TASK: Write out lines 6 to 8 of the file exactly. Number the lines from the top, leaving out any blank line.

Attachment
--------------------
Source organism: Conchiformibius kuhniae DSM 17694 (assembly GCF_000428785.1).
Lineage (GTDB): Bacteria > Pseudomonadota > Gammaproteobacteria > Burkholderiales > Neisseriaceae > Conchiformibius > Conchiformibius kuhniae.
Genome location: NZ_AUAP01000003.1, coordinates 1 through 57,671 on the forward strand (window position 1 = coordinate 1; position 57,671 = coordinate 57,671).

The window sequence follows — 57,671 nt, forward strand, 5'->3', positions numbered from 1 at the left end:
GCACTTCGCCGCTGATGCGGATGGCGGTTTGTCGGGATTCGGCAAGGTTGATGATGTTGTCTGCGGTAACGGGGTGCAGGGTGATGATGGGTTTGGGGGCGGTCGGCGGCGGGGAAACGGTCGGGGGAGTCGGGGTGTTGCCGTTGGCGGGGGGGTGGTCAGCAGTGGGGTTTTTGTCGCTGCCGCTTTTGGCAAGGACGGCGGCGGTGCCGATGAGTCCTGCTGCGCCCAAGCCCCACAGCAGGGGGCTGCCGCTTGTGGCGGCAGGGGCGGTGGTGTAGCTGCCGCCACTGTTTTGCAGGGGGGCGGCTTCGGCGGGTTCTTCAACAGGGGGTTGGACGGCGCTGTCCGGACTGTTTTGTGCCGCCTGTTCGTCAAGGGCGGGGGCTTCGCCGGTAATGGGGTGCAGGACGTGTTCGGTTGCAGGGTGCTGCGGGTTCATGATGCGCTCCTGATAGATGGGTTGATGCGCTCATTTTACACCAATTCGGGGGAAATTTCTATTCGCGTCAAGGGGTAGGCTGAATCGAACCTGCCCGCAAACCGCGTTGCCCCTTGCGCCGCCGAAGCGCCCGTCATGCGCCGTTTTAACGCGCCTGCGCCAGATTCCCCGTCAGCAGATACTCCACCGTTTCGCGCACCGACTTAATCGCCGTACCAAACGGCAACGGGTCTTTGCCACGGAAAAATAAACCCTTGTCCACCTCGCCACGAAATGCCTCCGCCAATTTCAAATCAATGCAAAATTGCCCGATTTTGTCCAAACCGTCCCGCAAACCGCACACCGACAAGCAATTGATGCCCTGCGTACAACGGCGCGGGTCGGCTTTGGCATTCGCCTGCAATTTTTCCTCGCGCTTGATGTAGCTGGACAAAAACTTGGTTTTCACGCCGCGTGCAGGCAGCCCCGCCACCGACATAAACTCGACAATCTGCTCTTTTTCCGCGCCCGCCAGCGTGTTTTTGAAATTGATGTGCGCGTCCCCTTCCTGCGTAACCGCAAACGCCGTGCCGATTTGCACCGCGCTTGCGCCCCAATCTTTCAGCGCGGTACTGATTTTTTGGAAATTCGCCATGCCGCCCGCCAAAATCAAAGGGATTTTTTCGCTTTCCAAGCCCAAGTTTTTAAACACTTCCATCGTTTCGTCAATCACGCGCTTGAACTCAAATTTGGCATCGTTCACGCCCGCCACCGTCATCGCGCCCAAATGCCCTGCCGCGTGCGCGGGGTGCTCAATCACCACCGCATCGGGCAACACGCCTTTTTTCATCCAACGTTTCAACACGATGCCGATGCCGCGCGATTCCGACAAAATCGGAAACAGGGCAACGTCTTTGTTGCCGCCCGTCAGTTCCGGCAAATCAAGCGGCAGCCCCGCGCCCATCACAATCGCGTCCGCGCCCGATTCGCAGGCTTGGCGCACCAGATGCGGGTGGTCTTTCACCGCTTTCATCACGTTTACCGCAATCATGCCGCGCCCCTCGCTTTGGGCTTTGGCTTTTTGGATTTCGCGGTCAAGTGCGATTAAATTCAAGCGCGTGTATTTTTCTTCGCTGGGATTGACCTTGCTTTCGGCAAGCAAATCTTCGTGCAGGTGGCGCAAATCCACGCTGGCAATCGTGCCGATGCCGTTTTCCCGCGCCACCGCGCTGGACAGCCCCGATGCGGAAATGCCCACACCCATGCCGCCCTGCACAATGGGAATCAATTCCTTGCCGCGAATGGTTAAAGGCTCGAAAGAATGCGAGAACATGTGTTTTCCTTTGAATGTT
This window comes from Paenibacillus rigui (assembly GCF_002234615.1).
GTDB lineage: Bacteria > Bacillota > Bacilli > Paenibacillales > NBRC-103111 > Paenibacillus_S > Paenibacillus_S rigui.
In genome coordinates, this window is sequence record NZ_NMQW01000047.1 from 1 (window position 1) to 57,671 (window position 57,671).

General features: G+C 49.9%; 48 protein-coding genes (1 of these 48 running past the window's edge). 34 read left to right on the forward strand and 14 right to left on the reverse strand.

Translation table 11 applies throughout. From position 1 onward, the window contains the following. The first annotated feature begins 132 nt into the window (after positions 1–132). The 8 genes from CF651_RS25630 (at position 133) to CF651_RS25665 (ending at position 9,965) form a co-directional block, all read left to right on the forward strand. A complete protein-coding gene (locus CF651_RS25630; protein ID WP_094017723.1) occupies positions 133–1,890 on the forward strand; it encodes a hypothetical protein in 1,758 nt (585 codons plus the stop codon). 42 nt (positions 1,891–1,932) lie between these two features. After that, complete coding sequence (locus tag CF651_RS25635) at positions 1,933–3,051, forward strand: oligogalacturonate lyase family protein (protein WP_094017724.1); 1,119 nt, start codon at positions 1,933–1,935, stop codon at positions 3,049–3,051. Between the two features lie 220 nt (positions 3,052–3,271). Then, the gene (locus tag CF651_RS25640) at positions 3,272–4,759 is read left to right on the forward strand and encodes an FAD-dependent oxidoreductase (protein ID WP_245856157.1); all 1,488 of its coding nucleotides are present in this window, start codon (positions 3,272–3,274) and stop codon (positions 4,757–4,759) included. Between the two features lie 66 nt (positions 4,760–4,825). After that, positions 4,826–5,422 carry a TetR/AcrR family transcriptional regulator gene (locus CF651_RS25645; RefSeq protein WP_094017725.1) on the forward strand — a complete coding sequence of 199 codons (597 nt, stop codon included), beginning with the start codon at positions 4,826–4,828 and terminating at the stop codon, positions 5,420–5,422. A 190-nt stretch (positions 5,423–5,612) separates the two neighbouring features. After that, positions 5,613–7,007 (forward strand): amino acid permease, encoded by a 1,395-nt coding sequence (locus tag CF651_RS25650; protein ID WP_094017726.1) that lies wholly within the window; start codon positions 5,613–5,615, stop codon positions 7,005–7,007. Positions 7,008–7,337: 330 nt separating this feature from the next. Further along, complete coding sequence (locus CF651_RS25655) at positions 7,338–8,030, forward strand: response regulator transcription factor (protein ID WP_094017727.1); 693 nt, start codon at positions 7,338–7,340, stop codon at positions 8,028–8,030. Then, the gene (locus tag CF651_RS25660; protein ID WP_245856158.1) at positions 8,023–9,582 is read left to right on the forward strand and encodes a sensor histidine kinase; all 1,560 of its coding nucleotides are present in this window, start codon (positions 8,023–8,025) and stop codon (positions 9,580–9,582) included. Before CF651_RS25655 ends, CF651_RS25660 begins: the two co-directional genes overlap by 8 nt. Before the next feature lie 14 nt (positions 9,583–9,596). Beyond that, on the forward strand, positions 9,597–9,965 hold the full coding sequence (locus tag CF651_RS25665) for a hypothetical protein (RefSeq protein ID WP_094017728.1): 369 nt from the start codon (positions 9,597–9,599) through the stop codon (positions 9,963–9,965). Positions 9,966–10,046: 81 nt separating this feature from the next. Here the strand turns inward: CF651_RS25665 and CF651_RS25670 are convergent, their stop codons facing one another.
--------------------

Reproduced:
This window comes from Paenibacillus rigui (assembly GCF_002234615.1).
GTDB lineage: Bacteria > Bacillota > Bacilli > Paenibacillales > NBRC-103111 > Paenibacillus_S > Paenibacillus_S rigui.
In genome coordinates, this window is sequence record NZ_NMQW01000047.1 from 1 (window position 1) to 57,671 (window position 57,671).